Paris and others on Indigestion, fr. turbed, and his system clogged, by the liberal potation of his favourite beverage. Small beer, is but little more than an infusion of the refuse grain, and is not, when taken alone, calculated to agree with weak stomachs; but, if drunk rather new, it would prove more salubrious as a dinner beverage, than the wines that are so much employed. Porter is, perhaps, more tonic and more invigorating, while it is less nourishing than ale.; the liquorice and other materials which are used in its composition, are many of them, to say the worst, harmless; and even when quassia is substituted for hop, no great injury is done, although the practice is highly reprehensible. The soporific matters that are occasionally used, are, of course, objectionable, and likely, when largely employed, in conjunction with the other ingredients of porter, to create a tendency to apoplectic affection, But habit takes off a good deal from these effects; and, although we should be the last to sanction adulterations of professed simples in any way, we are disposed to think that, in this instance, as well as in the case of bread, public alarm has been unduly excited, both as to the extent of the evil and the degree of consequent mischief. It is satisfactory to know that, in spite of all the knavery of modern habits, in respect of the deterioration of our articles of diet, thé estimates which have recently been taken of the life and health of the inhabitants of Great Britain, have demon. strated a considerable improvement within the last half cen- tury. A great portion of this improvement is, we conceive, attributable to our increased power of mitigating the virulence, and arresting the spread of contagious fevers; and more especially to the diminution of deaths from small-pox; but, still, it is not in consistency with the fact of improvement, to suppose that we are quaffing poison with every potation, and that in all our transmuting processes, 'death is in the pot.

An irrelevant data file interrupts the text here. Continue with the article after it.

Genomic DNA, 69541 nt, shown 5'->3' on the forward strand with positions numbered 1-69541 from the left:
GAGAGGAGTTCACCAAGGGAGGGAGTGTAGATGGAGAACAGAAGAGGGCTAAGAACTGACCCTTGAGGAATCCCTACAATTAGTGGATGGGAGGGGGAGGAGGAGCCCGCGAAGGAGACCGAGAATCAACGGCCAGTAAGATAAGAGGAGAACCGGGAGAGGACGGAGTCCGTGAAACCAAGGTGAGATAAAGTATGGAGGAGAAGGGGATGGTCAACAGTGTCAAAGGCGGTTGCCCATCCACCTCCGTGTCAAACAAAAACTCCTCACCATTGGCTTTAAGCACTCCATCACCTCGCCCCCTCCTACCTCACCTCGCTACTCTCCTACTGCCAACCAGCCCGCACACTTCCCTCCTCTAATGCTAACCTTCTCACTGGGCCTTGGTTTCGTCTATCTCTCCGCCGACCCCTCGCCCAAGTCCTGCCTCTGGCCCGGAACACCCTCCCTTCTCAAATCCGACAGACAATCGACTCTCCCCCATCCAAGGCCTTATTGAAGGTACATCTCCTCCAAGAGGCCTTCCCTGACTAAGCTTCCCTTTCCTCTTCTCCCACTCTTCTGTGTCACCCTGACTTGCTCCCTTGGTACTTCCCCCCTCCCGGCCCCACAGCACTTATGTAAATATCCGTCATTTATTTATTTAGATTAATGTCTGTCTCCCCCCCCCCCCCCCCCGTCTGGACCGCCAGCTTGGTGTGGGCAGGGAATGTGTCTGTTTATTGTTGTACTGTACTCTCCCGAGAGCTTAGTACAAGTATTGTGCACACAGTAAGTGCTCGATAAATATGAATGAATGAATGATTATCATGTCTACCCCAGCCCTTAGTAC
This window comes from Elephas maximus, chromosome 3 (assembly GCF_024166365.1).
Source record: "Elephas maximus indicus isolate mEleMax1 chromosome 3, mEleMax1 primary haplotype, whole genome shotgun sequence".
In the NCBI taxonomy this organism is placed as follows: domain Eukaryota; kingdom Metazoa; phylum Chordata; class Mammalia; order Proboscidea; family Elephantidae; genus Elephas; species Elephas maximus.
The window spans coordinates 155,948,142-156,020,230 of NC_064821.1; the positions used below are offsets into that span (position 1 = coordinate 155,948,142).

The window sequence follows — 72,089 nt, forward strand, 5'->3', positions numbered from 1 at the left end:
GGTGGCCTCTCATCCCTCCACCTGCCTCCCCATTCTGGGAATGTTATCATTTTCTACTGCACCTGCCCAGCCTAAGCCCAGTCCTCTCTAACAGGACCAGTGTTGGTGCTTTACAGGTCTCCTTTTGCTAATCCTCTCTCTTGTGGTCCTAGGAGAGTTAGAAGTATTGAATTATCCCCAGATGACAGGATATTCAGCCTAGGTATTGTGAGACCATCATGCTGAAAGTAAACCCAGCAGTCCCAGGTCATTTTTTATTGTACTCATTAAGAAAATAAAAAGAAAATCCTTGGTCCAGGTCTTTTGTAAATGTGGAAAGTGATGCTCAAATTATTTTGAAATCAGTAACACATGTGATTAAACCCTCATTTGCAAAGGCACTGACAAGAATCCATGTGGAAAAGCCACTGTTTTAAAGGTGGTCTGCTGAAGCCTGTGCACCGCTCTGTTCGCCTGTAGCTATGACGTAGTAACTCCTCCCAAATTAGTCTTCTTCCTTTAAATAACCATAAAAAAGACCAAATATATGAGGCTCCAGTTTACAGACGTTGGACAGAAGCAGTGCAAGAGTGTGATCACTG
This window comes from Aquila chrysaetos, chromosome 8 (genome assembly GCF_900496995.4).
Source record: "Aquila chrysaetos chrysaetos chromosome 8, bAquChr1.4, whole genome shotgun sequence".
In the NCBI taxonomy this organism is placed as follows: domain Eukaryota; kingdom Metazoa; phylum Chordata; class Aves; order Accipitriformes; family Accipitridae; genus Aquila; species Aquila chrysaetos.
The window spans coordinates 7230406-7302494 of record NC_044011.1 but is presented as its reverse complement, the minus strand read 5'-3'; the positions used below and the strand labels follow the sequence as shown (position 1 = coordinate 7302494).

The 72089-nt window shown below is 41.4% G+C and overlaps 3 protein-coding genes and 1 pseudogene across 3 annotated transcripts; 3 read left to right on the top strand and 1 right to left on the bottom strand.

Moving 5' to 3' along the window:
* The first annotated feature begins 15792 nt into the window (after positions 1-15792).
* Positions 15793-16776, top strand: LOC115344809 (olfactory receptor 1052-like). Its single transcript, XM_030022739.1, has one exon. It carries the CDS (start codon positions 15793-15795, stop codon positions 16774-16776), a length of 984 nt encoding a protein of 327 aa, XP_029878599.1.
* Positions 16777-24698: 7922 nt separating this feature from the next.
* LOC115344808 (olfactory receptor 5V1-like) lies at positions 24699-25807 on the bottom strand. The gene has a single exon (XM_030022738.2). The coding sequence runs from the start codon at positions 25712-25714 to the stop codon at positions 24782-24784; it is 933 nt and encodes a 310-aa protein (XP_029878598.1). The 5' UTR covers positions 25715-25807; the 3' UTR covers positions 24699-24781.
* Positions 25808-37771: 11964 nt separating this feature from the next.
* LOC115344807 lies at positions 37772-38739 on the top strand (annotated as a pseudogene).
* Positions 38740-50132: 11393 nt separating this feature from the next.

The medicinal considerations connected with the subject of Indigestion, we find we must again defer to the ensuing Num. ber, when we shall attempt to arbitrate the question between Dr. W. Philip, and his opponents, respecting the immediate and remote circumstances induced by a deranged state of the stomach and its appendages.


*** The Literary Information is deferred from want of room.



For APRIL, 1827,

Art. I. Voyage of H. M. S. Blonde to the Sandwich Islands, in the

Years 1824, 1825. Captain the Right Hon. Lord Byron, Com

mander. 4to. pp. 270. Price 21. 2s. London. 1827. NOTWITHSTANDING its more imposing exterior, this is

a book very inferior, in point of quality, to the highly interesting volume recently published by Mr. Ellis. It is, in fact, only supplementary to its precursor; and the additional details that it supplies, might have been advantageously compressed within the limits of a moderate-sized appendix. They understand these things, however, better in Albemarlestreet than they do in the Row ;' and the same matter which, in octavo, would only be deemed worthy of a chapter, claims, in quarto, the accommodations of a volume; while the decorations which seem quite insignificant on the humbler scale, bid defiance to criticism when exhibited in the ultra proportions of a folded sheet. But we are anticipating ; and, as we shall presently have to make specific comment on these particulars, we shall first dispose of the preliminary question, by endeavouring to ascertain the positive and comparative value of the information communicated in the work before us.

In our review of Mr. Ellis's volume, we gave such a general account of its contents, as will supersede the necessity for a minute analysis of Lord Byron's Voyage. It will, indeed, better suit the desultory character of the present narrative, to extract from it some of its more attractive details, than to follow it consecutively. The story is, on the whole, agreeably told, though with an occasional affectation of fine writing and sentimental reflection, that is singularly out of place when associated with a sailor's log-book, and the expressive simplicity of his vocabulary.

Our readers are aware, that, after a series of rulers, concerning whom nothing certain or important is recorded, the Vol. XXVII. N.S.

2 B